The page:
Zainab, a name which aptly reflects the beauty of this tale’s protagonist is also the title of the first modern Egyptian novel written in native vernacular. Crafted in 1910 by a privileged member of society and a student at the time living in Paris, Mohamed Hassein Heikal later rose through the ranks of Egyptian politics and media. The writer, journalist and politician also holds a number of written works to his name, including The House of Revelation (1939) and Thus was I Created (1955). Despite his social status he was not entirely disconnected from the rest of society, proved not only by the social policy he helped enforce throughout Egypt, but also through this immersive, highly critical and sensitive piece of work.
Heikal successfully humanises and contextualises Egypt’s societal issues without too reproachful a voice. As the great poet, Ahmed Fouad Negm said, ‘it is better to wake your child up through laugher, rather than shouting at him’. Heikal expresses his sympathies with the fellah of Egypt, who despite the apparent reverence with which they are looked upon by society are still obliged to bear extreme difficulties, which they do so with great dignity. Their suffering remains unchallenged as they are routinely exploited by their employers, the state, ‘religious leaders’ and cheated out of education which results in the demise of their mental and physical wellbeing. Illnesses may be treated as a metaphysical phenomenon, rather than with a trip to the doctor, whilst depression is treated as a headache.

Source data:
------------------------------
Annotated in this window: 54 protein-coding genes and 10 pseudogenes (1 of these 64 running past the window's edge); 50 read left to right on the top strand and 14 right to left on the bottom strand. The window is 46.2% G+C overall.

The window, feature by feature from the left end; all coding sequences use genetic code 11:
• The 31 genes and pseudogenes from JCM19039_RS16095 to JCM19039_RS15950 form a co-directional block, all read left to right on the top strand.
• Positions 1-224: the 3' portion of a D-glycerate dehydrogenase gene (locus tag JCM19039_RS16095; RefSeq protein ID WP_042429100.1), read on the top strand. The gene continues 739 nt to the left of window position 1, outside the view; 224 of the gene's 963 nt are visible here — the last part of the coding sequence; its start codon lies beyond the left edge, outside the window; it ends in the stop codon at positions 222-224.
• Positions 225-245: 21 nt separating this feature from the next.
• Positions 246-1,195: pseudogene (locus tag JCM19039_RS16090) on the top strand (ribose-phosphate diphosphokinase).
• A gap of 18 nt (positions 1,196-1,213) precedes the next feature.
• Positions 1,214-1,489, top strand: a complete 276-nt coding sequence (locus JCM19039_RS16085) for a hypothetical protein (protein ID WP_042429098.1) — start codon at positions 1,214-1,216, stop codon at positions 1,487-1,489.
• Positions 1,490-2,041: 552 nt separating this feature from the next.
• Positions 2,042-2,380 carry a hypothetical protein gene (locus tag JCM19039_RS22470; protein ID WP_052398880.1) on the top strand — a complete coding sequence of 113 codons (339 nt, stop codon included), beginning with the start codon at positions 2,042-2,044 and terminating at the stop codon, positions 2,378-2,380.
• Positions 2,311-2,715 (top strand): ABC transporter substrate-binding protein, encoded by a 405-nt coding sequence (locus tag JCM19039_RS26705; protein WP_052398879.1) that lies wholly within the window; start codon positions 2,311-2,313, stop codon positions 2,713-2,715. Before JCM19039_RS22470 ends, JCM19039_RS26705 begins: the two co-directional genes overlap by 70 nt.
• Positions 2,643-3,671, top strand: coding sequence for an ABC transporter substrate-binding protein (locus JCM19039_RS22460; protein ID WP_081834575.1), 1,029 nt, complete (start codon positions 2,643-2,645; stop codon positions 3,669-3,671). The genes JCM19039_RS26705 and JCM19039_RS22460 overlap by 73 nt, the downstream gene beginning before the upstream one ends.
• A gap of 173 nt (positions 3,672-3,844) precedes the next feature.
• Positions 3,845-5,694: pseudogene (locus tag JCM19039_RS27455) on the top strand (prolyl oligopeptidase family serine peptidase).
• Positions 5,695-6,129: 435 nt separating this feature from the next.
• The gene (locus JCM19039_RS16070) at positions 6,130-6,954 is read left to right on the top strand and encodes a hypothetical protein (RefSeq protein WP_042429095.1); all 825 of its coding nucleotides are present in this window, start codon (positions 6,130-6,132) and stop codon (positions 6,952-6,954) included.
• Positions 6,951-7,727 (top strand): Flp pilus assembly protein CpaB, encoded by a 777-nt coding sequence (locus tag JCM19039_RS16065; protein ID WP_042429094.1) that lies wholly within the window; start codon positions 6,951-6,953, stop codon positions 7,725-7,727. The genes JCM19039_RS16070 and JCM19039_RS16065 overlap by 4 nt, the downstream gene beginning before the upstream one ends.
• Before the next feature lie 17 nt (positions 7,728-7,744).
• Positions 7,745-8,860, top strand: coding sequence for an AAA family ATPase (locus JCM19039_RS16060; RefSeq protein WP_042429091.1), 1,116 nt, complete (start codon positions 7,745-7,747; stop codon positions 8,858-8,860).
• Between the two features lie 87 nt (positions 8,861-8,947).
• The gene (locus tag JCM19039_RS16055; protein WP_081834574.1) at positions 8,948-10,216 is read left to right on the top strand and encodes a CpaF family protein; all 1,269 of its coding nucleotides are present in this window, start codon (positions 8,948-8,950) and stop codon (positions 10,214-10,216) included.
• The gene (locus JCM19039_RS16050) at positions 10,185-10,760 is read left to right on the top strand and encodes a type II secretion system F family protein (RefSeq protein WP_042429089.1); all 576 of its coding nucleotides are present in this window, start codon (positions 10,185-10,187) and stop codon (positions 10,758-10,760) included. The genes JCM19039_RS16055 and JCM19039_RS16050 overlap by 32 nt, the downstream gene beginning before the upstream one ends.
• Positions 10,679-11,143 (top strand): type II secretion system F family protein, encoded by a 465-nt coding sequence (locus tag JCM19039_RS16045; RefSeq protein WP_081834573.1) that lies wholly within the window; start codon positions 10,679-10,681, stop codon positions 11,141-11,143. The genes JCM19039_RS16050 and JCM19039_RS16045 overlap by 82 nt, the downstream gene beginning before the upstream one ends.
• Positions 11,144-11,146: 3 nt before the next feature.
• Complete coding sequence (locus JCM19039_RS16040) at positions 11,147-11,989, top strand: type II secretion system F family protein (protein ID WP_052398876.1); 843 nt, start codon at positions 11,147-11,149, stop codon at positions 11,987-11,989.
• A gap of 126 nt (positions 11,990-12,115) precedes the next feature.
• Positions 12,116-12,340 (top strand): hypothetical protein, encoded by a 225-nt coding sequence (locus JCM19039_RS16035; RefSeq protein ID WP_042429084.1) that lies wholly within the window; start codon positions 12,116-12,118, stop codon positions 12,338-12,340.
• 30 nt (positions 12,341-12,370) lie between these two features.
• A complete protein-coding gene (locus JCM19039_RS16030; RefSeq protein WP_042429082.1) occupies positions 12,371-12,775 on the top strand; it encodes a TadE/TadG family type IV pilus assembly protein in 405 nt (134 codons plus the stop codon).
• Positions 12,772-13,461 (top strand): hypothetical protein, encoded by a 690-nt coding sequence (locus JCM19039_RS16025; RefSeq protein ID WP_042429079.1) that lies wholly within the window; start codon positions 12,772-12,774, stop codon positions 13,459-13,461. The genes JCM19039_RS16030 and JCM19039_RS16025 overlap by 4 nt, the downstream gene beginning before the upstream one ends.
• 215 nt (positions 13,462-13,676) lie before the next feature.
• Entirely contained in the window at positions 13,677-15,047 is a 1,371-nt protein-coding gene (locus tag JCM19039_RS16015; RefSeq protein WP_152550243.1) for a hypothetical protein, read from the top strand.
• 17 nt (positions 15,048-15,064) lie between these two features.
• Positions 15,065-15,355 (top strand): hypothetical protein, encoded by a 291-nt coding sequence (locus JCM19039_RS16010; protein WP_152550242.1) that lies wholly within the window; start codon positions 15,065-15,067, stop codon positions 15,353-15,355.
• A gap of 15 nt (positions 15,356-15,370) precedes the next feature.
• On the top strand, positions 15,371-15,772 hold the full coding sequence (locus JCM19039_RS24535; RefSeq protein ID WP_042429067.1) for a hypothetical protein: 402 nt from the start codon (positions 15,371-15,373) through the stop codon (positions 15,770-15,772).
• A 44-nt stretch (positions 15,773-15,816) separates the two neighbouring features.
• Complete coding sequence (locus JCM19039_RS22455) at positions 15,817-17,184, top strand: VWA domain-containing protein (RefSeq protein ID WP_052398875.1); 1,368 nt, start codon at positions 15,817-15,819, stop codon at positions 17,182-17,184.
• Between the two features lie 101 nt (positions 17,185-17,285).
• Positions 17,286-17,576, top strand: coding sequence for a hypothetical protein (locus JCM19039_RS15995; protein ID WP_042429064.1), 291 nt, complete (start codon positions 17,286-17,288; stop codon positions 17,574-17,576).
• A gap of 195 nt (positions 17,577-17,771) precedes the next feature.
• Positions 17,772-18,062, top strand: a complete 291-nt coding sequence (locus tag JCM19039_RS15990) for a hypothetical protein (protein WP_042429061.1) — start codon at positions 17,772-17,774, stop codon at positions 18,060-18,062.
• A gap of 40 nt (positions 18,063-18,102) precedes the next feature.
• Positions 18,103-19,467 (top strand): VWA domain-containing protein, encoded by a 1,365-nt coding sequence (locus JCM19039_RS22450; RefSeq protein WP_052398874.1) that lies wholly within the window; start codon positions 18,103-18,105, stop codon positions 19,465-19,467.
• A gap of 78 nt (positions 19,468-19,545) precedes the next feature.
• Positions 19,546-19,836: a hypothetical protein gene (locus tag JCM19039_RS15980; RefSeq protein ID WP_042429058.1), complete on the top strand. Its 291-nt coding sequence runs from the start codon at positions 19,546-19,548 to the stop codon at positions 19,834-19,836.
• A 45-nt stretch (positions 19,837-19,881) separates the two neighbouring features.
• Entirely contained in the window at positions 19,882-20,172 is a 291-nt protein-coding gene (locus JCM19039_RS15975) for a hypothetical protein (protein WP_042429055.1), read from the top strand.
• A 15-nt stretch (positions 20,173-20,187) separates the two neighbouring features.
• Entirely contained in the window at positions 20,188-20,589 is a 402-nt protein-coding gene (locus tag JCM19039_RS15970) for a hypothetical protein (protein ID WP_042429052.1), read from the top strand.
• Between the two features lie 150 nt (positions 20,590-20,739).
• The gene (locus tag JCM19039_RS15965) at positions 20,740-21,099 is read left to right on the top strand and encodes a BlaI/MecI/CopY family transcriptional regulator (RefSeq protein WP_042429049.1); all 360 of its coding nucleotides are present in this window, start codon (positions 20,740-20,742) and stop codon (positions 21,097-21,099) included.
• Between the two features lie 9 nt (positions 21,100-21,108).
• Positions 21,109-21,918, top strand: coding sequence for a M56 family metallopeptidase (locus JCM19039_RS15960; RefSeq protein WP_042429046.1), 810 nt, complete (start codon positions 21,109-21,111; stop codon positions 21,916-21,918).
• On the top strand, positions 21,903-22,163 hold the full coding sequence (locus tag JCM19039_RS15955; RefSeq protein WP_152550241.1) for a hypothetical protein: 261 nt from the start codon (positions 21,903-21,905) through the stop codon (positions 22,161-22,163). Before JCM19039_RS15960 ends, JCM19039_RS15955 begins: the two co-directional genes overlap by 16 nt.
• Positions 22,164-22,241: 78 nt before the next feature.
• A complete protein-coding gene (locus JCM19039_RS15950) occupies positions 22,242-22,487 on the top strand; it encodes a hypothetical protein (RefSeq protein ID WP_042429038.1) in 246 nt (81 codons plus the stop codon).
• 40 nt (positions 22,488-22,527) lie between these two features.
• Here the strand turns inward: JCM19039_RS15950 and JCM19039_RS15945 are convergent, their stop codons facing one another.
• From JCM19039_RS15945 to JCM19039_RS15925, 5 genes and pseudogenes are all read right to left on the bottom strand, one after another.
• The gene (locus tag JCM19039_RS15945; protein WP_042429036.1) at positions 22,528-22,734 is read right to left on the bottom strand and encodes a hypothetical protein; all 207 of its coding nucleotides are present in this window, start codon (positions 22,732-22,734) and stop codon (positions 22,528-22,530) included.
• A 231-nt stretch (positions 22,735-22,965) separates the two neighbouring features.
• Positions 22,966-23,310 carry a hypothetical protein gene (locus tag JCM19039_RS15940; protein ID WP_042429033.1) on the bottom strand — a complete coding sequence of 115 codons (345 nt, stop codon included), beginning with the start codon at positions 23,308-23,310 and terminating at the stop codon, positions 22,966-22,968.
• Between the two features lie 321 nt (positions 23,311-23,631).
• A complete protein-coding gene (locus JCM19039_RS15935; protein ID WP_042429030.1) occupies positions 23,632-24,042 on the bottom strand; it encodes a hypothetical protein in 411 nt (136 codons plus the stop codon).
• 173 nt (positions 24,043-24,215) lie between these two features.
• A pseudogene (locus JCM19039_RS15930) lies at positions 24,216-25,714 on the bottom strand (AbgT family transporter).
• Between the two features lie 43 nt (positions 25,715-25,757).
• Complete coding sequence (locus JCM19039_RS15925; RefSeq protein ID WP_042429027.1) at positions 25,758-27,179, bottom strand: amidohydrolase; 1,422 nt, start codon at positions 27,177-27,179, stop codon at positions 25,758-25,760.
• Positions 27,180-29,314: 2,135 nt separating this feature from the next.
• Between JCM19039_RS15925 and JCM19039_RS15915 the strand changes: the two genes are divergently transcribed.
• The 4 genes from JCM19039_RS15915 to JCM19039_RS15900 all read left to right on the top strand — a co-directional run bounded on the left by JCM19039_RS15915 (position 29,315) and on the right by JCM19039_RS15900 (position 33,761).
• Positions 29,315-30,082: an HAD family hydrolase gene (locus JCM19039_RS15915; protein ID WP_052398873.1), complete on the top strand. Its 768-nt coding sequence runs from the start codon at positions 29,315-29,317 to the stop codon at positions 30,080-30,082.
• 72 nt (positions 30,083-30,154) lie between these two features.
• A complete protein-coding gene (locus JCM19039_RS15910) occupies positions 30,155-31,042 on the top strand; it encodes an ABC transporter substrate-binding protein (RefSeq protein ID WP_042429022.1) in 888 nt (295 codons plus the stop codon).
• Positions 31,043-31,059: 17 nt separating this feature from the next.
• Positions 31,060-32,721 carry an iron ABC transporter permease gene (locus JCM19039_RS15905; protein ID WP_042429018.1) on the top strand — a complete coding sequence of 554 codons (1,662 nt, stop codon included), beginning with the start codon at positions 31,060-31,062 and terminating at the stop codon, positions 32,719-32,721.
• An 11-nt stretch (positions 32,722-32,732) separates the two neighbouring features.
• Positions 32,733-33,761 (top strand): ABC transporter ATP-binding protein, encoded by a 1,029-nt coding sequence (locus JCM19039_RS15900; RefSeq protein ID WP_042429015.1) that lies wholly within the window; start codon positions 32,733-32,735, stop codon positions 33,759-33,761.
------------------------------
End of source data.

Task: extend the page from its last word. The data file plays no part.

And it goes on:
In Zainab, we are concerned principally with the children of both the fellah and the landowners. Zainab, a hardworking farmer girl, is to be married to a son of the landowner despite her love for another named Ibrahim. Heikal is highly critical of this traditional marriage practice, where young men and women are picked off by families and pushed together into marriage to suit the requirements of the parents over the needs of the young couple. This message is clear throughout the book, but appears most starkly in an open letter from Heikal to the public, guised as a note written by the character Hamid to his own father. Hamid states, “To this day I consider the institution of marriage defective, on account of the conditions that are attached to it. Indeed I believe a marriage which is not based on love and does not progress with love to be contemptible”
As Heikal wrote in his room in Paris he was undoubtedly influenced by his nostalgia, describing scenes in Egypt in a way that only an Egyptian could. Despite his sometimes overly exaggerated romanticism, Heikal is a man who has succeeded in writing for the woman. His critiques of society are logical and empathetic. Few are painted as evil in Zainab but the writer warns that as with most of society’s ills, our failures are the consequence of apathy, silence and the desire to fulfil what is expected of us through convention, culture and our own ignorance.
Noora Ismail is the founder and chief contributor of Thaqafa Magazine. Currently based in London, she studies MA Journalism.